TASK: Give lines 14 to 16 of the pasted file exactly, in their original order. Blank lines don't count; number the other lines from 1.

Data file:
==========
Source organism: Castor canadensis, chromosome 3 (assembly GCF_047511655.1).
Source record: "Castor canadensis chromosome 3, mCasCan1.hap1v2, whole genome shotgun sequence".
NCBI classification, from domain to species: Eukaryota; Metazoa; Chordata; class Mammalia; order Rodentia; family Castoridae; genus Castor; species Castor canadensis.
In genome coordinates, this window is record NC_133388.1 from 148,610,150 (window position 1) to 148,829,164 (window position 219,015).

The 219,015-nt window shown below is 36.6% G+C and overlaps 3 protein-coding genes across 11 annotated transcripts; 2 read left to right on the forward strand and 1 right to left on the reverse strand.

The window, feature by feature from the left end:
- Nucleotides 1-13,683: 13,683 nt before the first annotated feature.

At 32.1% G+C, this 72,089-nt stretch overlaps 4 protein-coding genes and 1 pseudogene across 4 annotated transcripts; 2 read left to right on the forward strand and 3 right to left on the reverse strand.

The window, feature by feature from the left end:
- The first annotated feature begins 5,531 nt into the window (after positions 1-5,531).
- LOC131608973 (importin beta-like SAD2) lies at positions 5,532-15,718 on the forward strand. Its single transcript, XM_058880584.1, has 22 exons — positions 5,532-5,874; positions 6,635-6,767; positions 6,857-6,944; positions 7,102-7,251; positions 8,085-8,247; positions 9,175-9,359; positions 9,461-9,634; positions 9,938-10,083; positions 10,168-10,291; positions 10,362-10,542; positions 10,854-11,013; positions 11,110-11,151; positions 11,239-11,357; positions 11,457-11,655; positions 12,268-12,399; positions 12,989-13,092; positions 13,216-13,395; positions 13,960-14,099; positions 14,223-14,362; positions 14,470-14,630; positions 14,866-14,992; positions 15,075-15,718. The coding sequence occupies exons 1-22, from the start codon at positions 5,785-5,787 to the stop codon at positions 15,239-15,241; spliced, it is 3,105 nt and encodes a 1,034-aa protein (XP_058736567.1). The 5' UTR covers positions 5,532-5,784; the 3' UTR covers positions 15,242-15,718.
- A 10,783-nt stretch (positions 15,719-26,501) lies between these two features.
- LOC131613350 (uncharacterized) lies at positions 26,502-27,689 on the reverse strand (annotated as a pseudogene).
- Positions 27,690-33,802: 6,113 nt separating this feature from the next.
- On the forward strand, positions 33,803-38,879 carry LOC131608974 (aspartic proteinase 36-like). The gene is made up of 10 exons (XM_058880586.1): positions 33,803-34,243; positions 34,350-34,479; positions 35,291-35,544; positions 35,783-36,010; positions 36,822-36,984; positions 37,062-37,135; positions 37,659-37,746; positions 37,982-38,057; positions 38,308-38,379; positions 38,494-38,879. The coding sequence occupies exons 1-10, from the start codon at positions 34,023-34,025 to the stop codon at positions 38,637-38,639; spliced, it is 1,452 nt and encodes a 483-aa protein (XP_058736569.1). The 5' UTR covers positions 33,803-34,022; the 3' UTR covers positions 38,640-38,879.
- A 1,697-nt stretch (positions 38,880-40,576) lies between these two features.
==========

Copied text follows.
- Positions 27,690-33,802: 6,113 nt separating this feature from the next.
- On the forward strand, positions 33,803-38,879 carry LOC131608974 (aspartic proteinase 36-like). The gene is made up of 10 exons (XM_058880586.1): positions 33,803-34,243; positions 34,350-34,479; positions 35,291-35,544; positions 35,783-36,010; positions 36,822-36,984; positions 37,062-37,135; positions 37,659-37,746; positions 37,982-38,057; positions 38,308-38,379; positions 38,494-38,879. The coding sequence occupies exons 1-10, from the start codon at positions 34,023-34,025 to the stop codon at positions 38,637-38,639; spliced, it is 1,452 nt and encodes a 483-aa protein (XP_058736569.1). The 5' UTR covers positions 33,803-34,022; the 3' UTR covers positions 38,640-38,879.
- A 1,697-nt stretch (positions 38,880-40,576) lies between these two features.